The CT General Assembly continues to work toward its May 4th deadline with a variety of issues still left on the table. Here are some key recent legislative developments from March.
We are keeping a close eye on HB 5003, An Act Concerning the Unemployment Trust Fund. The bipartisan bill, introduced in the Appropriations Committee by House Republican leadership, considers using additional federal pandemic relief funds to address the state’s debt and mitigate the impact of tax hikes and special assessments that employers face later this year. Based on Department of Labor statistics, Connecticut businesses face tax hikes through November 2026 as a result of federal pandemic loans taken out by the state. CBIA estimates that Connecticut employers are responsible for $763 million in federal loan repayments, representing $467 per employee. In response, HB 5003 appropriates an unspecified amount for debt repayment. There are certain to be a lot of negotiations around the number, but we are looking to the legislature to provide some help related to this because, until the debt is satisfied, the business community is going to be seeing increasing unemployment taxes. We have asked the Appropriations committee for $150 million and are hopeful the appropriation will be close to that sum.
Gas Sales Tax Holiday
With the state budget surplus hitting record-breaking levels, the legislature voted unanimously to suspend a 25-cent-per-gallon state gasoline tax from April 1 to June 30. On March 24, Governor Lamont ratified the emergency legislation. Unlike other states that have pursued similar legislation (e.g. Maryland and Georgia), Connecticut’s relief plan does not affect the 40.1 cent-per-gallon tax applied to diesel fuel. It also does not address the highway use fee (HUT) that will hit commercial trucks starting January 1, 2023. Though much of the focus this month was on the gasoline tax break, a few lawmakers were pushing to cut the HUT. Senator Cathy Osten (D – Sprague), for instance, held a press conference to advocate for the elimination of the truck tax for those transporting agricultural commodities. Lawmakers already provided an exemption last year for trucks carrying milk because they were concerned about helping the state’s dairy farmers).
Workplace Mandate Bills
Last week, the Labor and Public Employees Committee approved a rash of costly new workplace mandates out of committee—many of which disproportionately impact small businesses. · SB 317: Permits striking employees to collect unemployment benefits after 2 weeks despite the fact that they have not lost their job, nor are they available for work or looking for work as is required of all other workers to collect benefits. · HB 5353: Requires employers in the retail, restaurant or hospitality industries that have 500 or more employees, or where all franchisees collectively have 500 or more employees, to provide 14 days’ notice to employees of their work schedules. Any deviation from that schedule results in financial penalties to the employer. · SB 321: Extends workers’ compensation coverage for post-traumatic stress injuries to all employees. · SB 320: Increases threshold dollar amount used to determine whether unemployment compensation fraud is a misdemeanor or a felony from $500 to $2,000. · SB 314: Requires employers at warehouses employing 100 or more employees to provide information about quotas or work speed requirements to employees and imposes various penalties on employers for violations of OSHA requirements or the failure to provide employees with various requested documents. · SB 312: Expands paid sick leave law to require that every employer provide all employees up to 5 sick days per year. · SB 422: Expands coverage under the fund to essential workers falling in the 1c phase for the COVID-19 vaccination program, and provides up to 80 hours of paid sick leave to all workers who were unable to work because they had to quarantine because of COVID-19 exposure.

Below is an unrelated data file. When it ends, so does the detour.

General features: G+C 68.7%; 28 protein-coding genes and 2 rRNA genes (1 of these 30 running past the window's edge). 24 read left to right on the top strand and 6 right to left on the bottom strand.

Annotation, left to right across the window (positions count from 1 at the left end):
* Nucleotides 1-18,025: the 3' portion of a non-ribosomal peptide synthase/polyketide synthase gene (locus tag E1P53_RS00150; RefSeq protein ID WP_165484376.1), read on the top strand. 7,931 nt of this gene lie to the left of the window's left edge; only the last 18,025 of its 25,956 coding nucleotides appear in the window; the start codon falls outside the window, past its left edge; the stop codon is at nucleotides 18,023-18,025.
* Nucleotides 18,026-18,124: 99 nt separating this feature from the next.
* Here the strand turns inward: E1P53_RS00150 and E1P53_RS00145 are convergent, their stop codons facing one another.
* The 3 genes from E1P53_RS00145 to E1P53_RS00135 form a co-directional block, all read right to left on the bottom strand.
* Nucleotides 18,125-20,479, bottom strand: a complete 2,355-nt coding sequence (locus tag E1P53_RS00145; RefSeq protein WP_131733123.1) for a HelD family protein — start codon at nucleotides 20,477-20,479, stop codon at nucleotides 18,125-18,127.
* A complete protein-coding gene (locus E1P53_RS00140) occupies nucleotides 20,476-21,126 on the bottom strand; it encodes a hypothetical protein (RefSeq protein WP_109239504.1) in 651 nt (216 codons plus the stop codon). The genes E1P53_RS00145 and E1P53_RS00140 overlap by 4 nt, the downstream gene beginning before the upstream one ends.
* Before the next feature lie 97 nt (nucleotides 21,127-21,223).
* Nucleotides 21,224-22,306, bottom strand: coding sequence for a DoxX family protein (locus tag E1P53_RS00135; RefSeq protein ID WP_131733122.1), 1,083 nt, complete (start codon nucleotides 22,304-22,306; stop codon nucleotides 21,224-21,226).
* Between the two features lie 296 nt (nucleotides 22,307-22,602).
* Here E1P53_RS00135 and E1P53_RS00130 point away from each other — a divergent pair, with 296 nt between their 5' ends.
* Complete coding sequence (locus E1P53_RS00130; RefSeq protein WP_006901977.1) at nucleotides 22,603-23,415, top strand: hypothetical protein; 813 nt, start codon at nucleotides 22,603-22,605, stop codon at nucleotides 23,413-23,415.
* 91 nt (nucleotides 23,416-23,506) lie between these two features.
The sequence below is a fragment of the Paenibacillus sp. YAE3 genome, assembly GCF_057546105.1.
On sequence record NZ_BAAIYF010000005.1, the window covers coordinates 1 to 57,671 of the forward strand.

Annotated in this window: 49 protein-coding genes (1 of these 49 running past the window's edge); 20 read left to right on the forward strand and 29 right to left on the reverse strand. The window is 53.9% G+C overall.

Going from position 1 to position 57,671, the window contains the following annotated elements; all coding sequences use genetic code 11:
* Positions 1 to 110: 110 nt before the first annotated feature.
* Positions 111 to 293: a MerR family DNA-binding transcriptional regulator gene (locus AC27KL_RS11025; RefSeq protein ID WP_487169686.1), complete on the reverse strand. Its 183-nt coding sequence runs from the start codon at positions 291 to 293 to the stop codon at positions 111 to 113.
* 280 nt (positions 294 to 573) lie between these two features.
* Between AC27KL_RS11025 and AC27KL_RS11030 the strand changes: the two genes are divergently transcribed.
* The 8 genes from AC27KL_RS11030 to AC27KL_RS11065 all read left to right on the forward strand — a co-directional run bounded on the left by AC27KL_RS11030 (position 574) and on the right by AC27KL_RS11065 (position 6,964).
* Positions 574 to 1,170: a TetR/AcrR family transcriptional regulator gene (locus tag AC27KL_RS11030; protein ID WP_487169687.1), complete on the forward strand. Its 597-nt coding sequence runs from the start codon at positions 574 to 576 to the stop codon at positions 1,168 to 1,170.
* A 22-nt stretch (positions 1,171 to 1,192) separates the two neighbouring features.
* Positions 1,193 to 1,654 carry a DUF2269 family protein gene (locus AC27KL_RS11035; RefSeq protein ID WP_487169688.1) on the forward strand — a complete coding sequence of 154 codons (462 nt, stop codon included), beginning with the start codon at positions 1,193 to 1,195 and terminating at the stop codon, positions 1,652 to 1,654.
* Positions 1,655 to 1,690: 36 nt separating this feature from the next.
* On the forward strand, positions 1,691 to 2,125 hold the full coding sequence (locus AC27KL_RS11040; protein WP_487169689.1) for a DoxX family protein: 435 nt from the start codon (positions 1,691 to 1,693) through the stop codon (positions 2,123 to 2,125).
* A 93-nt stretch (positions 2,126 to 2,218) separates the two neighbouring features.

Our efforts to address the adverse impacts of these bills and advocate on your behalf persist in these final weeks of session.